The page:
Project transition is the activities done towards the end of the project to hand over the project output (a new product, process, policy etc) to the end-user so that they can start using it. It is only when the end-user uses the output that we can achieve the expected results and benefits from having done the project.

The challenge faced by a lot of projects is that it is often not enough to just hand the output over to the user and expect them to start using it correctly right away. Often additional activities such as training, follow up and reinforcement and potentially extensive change management are needed. Those transition activities are key to ensuring the business gets value from having done the project and they are typically the project manager’s responsibility (unless otherwise is specifically stated, for example, if the project is part of a programme).

So, how can we make sure project transition is a success? Here are a few tips:

1) First thing’s first… ensure there is a valid business case for the project

The business case is the organisation’s first line of defence to ensure investments are sound and that only projects that bring value and are worth attempting, are started.

The business case should make clear what the business will get out of doing the project, and clarify why that is of value. If the business case is weak or the process to approve it is flawed it can mean that projects that do not bring real value to the business are delivered. And here is the thing: if the output you are trying to transition isn’t right, or of value to the business, you can do all the transition activities in the world and you still will not see a successful transaction. So do yourself a favour and check that business case before you do anything else!

2) Plan for transition

Do not fall into the trap of planning your project expertly, delivering the project exactly to plan and then coming to the transition stage and then thinking “what do I do now?!”. If you have nearly completed the project and used up the agreed bonus there is usually no time or resources left to do necessary transition activities and they, therefore, get compromised and fail to deliver the required results. By leaving it to the last minute to plan your transition there is also a risk that the activities you do are sub-optimal.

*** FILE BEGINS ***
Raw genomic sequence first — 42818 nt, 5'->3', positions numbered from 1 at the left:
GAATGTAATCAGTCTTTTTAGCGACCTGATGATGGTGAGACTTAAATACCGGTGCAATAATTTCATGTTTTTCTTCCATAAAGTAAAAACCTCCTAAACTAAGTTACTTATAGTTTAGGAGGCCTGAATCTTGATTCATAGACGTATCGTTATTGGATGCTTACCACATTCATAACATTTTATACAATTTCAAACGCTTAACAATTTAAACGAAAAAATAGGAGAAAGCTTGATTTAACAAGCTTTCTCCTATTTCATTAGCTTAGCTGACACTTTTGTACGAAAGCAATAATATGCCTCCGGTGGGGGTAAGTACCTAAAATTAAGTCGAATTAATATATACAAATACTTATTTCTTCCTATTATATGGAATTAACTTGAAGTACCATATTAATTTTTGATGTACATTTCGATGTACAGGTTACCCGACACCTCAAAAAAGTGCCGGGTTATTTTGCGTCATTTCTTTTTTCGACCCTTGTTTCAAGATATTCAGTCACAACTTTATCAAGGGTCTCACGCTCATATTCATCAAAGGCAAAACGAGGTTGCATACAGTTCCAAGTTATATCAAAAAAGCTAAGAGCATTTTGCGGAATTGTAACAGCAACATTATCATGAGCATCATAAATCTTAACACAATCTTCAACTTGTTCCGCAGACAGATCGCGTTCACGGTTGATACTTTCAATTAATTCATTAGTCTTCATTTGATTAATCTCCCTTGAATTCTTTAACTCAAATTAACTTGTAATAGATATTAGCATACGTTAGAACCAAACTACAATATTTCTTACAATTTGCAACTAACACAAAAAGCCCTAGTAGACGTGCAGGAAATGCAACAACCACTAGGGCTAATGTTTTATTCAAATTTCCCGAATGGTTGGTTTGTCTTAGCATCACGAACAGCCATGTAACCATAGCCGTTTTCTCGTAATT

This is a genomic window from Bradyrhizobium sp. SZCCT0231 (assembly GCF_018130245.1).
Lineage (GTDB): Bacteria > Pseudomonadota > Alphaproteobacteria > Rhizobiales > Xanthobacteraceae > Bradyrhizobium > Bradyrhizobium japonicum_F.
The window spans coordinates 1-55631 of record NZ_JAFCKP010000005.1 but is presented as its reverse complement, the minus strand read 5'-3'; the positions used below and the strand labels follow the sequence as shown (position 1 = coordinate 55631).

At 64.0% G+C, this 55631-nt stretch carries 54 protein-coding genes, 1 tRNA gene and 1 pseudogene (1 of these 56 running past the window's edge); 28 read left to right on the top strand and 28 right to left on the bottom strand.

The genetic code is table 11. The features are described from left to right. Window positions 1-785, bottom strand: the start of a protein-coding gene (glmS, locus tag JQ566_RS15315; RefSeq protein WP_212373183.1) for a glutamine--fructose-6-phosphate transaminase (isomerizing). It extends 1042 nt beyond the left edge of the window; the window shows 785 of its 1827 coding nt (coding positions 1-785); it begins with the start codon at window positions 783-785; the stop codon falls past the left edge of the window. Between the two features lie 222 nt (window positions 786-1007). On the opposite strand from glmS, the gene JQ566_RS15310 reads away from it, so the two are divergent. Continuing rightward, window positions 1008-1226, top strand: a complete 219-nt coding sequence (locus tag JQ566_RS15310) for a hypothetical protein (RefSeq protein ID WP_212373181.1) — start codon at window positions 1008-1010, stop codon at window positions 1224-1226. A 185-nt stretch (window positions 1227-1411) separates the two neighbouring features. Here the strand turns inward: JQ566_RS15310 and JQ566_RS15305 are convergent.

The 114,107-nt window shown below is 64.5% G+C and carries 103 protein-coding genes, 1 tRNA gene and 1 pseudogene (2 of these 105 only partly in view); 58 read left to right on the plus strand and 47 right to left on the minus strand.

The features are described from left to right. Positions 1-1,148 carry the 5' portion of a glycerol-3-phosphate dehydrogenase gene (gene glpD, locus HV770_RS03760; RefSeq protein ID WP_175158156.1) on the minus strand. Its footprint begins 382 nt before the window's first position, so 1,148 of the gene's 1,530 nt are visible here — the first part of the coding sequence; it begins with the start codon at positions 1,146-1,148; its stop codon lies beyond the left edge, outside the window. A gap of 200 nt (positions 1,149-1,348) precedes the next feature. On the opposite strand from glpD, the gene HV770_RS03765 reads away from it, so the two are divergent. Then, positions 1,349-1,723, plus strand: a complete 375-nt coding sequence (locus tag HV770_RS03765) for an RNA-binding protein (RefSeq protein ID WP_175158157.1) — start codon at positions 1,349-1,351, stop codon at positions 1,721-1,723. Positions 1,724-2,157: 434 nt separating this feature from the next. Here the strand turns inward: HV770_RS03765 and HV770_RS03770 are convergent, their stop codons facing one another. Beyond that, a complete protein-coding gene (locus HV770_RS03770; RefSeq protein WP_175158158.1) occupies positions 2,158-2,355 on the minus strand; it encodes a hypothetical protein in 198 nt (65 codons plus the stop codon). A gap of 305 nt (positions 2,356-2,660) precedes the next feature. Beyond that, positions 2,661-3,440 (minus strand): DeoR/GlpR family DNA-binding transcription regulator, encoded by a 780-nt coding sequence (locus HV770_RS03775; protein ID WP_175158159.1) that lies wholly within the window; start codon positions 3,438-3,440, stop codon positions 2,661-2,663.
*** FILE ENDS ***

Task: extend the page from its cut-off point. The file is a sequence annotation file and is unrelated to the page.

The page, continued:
Therefore; transition activities should be factored into your overall project management plan, and any activities should be reflected in your schedule and resources should be reflected in your budget.

The exact details of how to do the transition (i.e exactly what training etc) might have to be ironed out later in the project when you have a clearer idea of what the output is, but at the very least you should have an outline of a handover and transition plan as part of your project management plan.

3) Give the end-user the necessary skills to use the output

Consider what your end-user needs to Know and Be Able to Do in order to use your output. What actions do you need to take to ensure they gain that knowledge and ability?

Actions can include:

  • Briefings, webinars, emails, and announcements to raise awareness and increase knowledge
  • Training, demonstrations and workshops to create the ability

Also, consider how knowledge and ability can be supported and reinforced or how the end-user can find information for themselves. For example, can you create manuals, videos or e-learning they can watch again and again?

4) Ensure someone in BAU is responsible for reinforcement

Anytime we have to do something new or different (use a new tool, process or policy) it involves changing a behaviour. Humans do not like changing behaviour, it is uncomfortable, can feel like hard work and it can be a bit scary. Therefore, even if we are not aware we are doing it, we tend to fall back into our own habits if the opportunity is given.  This can be detrimental to the success of the project and mean that the organisation gets no value (benefits) from having done the project.